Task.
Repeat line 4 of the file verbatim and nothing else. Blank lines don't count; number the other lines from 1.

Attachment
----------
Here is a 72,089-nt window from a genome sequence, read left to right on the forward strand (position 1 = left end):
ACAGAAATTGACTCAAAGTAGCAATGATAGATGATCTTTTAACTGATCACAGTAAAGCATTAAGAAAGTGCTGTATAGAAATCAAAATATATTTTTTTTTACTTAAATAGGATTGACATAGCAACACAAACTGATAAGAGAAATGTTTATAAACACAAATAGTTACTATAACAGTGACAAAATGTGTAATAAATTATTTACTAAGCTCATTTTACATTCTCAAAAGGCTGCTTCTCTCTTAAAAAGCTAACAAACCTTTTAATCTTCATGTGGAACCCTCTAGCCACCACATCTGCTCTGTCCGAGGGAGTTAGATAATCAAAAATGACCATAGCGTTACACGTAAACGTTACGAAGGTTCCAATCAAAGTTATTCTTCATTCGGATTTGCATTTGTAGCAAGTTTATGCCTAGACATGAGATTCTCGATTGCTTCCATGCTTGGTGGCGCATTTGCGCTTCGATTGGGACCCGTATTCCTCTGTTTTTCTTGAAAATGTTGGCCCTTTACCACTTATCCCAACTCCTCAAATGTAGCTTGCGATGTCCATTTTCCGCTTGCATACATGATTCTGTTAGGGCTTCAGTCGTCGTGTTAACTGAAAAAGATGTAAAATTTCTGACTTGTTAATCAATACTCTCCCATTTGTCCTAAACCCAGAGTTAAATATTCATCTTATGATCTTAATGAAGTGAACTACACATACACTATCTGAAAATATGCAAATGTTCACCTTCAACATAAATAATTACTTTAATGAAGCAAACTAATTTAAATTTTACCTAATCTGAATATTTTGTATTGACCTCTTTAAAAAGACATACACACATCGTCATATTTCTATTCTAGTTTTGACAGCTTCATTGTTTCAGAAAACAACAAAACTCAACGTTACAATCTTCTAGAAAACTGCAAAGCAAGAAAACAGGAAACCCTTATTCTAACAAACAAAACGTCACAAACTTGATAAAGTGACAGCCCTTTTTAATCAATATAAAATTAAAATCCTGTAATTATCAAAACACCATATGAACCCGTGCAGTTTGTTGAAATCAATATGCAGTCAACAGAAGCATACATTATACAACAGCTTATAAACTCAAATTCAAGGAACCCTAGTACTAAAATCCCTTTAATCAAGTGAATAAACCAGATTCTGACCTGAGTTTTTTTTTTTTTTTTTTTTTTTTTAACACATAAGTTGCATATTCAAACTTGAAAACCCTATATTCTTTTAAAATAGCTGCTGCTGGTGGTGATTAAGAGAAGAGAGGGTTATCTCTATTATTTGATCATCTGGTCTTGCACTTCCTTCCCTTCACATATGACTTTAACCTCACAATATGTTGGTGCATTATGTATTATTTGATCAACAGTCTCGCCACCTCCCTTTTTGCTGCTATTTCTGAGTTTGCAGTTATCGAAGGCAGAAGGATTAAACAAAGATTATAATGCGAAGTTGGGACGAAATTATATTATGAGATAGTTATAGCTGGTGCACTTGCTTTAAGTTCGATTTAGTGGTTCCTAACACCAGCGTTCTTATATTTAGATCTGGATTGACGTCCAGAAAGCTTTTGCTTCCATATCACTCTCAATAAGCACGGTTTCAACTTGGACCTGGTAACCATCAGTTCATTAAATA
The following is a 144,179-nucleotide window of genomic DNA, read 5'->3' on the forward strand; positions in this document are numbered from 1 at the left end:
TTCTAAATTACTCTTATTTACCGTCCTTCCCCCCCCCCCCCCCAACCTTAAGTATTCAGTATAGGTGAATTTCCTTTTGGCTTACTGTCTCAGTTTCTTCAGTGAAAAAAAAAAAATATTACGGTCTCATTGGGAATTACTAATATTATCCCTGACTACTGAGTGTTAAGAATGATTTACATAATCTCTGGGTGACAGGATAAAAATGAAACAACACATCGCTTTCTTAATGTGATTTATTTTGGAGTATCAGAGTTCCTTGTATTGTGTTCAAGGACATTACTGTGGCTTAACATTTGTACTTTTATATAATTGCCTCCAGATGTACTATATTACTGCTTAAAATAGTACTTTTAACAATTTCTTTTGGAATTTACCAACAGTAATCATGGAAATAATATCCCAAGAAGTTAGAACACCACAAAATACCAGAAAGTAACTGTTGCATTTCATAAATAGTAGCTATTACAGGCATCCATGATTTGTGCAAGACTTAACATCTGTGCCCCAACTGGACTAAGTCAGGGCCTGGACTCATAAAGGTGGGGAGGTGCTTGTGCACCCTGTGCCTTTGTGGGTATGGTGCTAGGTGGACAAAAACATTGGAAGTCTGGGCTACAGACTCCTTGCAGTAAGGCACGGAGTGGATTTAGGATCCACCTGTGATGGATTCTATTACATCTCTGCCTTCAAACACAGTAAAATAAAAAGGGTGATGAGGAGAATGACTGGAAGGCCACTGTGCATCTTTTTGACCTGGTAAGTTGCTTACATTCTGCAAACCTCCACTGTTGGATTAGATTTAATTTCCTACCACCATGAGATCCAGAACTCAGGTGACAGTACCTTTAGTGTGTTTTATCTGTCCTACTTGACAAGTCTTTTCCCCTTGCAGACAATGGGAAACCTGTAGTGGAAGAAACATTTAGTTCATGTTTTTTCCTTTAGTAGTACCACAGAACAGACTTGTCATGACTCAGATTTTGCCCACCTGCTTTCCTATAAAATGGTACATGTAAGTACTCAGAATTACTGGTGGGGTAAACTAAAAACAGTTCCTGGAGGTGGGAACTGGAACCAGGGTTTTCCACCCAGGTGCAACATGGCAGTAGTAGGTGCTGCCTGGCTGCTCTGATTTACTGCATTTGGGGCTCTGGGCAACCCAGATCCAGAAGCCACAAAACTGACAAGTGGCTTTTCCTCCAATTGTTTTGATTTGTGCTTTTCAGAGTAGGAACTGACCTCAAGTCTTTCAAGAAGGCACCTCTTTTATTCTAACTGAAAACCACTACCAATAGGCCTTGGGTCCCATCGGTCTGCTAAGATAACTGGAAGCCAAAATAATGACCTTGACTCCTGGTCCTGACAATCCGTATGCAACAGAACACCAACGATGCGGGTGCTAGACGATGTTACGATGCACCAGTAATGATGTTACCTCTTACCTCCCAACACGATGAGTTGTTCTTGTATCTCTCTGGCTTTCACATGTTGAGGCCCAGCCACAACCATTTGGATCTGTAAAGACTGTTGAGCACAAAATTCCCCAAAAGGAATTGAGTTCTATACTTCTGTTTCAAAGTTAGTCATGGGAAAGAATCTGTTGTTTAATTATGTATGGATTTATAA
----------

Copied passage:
TTCTAAATTACTCTTATTTACCGTCCTTCCCCCCCCCCCCCCCAACCTTAAGTATTCAGTATAGGTGAATTTCCTTTTGGCTTACTGTCTCAGTTTCTTCAGTGAAAAAAAAAAAATATTACGGTCTCATTGGGAATTACTAATATTATCCCTGACTACTGAGTGTTAAGAATGATTTACATAATCTCTGGGTGACAGGATAAAAATGAAACAACACATCGCTTTCTTAATGTGATTTATTTTGGAGTATCAGAGTTCCTTGTATTGTGTTCAAGGACATTACTGTGGCTTAACATTTGTACTTTTATATAATTGCCTCCAGATGTACTATATTACTGCTTAAAATAGTACTTTTAACAATTTCTTTTGGAATTTACCAACAGTAATCATGGAAATAATATCCCAAGAAGTTAGAACACCACAAAATACCAGAAAGTAACTGTTGCATTTCATAAATAGTAGCTATTACAGGCATCCATGATTTGTGCAAGACTTAACATCTGTGCCCCAACTGGACTAAGTCAGGGCCTGGACTCATAAAGGTGGGGAGGTGCTTGTGCACCCTGTGCCTTTGTGGGTATGGTGCTAGGTGGACAAAAACATTGGAAGTCTGGGCTACAGACTCCTTGCAGTAAGGCACGGAGTGGATTTAGGATCCACCTGTGATGGATTCTATTACATCTCTGCCTTCAAACACAGTAAAATAAAAAGGGTGATGAGGAGAATGACTGGAAGGCCACTGTGCATCTTTTTGACCTGGTAAGTTGCTTACATTCTGCAAACCTCCACTGTTGGATTAGATTTAATTTCCTACCACCATGAGATCCAGAACTCAGGTGACAGTACCTTTAGTGTGTTTTATCTGTCCTACTTGACAAGTCTTTTCCCCTTGCAGACAATGGGAAACCTGTAGTGGAAGAAACATTTAGTTCATGTTTTTTCCTTTAGTAGTACCACAGAACAGACTTGTCATGACTCAGATTTTGCCCACCTGCTTTCCTATAAAATGGTACATGTAAGTACTCAGAATTACTGGTGGGGTAAACTAAAAACAGTTCCTGGAGGTGGGAACTGGAACCAGGGTTTTCCACCCAGGTGCAACATGGCAGTAGTAGGTGCTGCCTGGCTGCTCTGATTTACTGCATTTGGGGCTCTGGGCAACCCAGATCCAGAAGCCACAAAACTGACAAGTGGCTTTTCCTCCAATTGTTTTGATTTGTGCTTTTCAGAGTAGGAACTGACCTCAAGTCTTTCAAGAAGGCACCTCTTTTATTCTAACTGAAAACCACTACCAATAGGCCTTGGGTCCCATCGGTCTGCTAAGATAACTGGAAGCCAAAATAATGACCTTGACTCCTGGTCCTGACAATCCGTATGCAACAGAACACCAACGATGCGGGTGCTAGACGATGTTACGATGCACCAGTAATGATGTTACCTCTTACCTCCCAACACGATGAGTTGTTCTTGTATCTCTCTGGCTTTCACATGTTGAGGCCCAGCCACAACCATTTGGATCTGTAAAGACTGTTGAGCACAAAATTCCCCAAAAGGAATTGAGTTCTATACTTCTGTTTCAAAGTTAGTCATGGGAAAGAATCTGTTGTTTAATTATGTATGGATTTATAA